Administrative procedures should be re-evaluated, says Ngo Hai Phan, head of the Government Office's Administration Procedures Control Department, in an interview with the Dau Tu (Investment) newspaper.
What are the likely benefits of a regulatory impact assessment?
The assessment of administrative procedures will enhance their quality, help discover problems in a timely manner and ensure that only those procedures that are really necessary, reasonable, legal and cost effective are retained, as the Prime Minister has directed. Overall, it will enhance the administrative reform process.
Is the regulatory impact assessment a new requirement?
Yes. And it applies to all legal normative documents issued by ministries, departments and localities.
However, this work has not been performed very well so far. Furthermore, because of a lack of comprehensive understanding about this activity, many people think it adds much more work for agencies that draft documents.
But I think administrative procedures affect millions of people, so it is worthwhile that concerned agencies spend an additional ten hours, for instance, on drafting documents that can help save thousands of hours for residents and businesses.
Agencies that draft legal normative documents relating to administrative procedures will have to answer all 50 questions under the four criteria of necessity, logic, legal status and effectiveness before they consult administration control agencies.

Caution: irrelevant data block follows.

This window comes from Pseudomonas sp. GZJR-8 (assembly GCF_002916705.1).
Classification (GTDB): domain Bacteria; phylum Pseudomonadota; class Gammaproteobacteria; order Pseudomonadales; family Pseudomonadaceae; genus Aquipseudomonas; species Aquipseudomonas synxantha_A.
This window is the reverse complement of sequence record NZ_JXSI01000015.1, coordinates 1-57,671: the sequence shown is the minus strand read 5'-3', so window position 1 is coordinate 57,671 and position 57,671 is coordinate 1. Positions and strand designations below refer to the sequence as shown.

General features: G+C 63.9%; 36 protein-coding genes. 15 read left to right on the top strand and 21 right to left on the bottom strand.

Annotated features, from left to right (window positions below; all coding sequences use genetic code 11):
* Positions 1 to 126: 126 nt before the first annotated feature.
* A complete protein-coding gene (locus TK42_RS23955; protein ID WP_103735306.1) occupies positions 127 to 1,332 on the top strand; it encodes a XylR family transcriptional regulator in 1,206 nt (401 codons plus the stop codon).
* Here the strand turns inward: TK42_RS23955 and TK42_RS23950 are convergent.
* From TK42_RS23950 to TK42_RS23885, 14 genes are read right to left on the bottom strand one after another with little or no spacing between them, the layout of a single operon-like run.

So, it would take more time to issue a legal normative document that meets these criteria, and prevent procedures being based on subjective experiences and opinions of officials.
It's important to note that this work will not be effective unless officials are fully responsible and have a strong sense of justice. In addition, it is the quality of legal normative documents, not the process of issuing documents that counts.
Will it be possible, by carrying out the regulatory impact assessment, to cut all unnecessary administrative procedures?
We can prevent agencies from issuing unnecessary administrative procedures, but cannot stop them all immediately because this work requires the co-ordination of many agencies responsible, including ministries, departments and localities.
Recently, we have helped ministries, departments and localities to discover many draft administration procedures that do not meet the criteria set by the regulatory impact assessment.
In addition to simplifying 3,300 out of 4,751 administrative procedures as requested by the Government in 2011, what will be done in the future?
As I said earlier, it is not only about simplifying administrative procedures but also about enhancing their quality.
The important tasks that need to be carried out in 2012 and in the years to come are to continue to cut and reduce unnecessary administrative procedures; try to increase transparency and disseminate all information among the public and businesses. This will contribute to the country's socio-economic development and enhance the competitiveness of the national economy. — VNS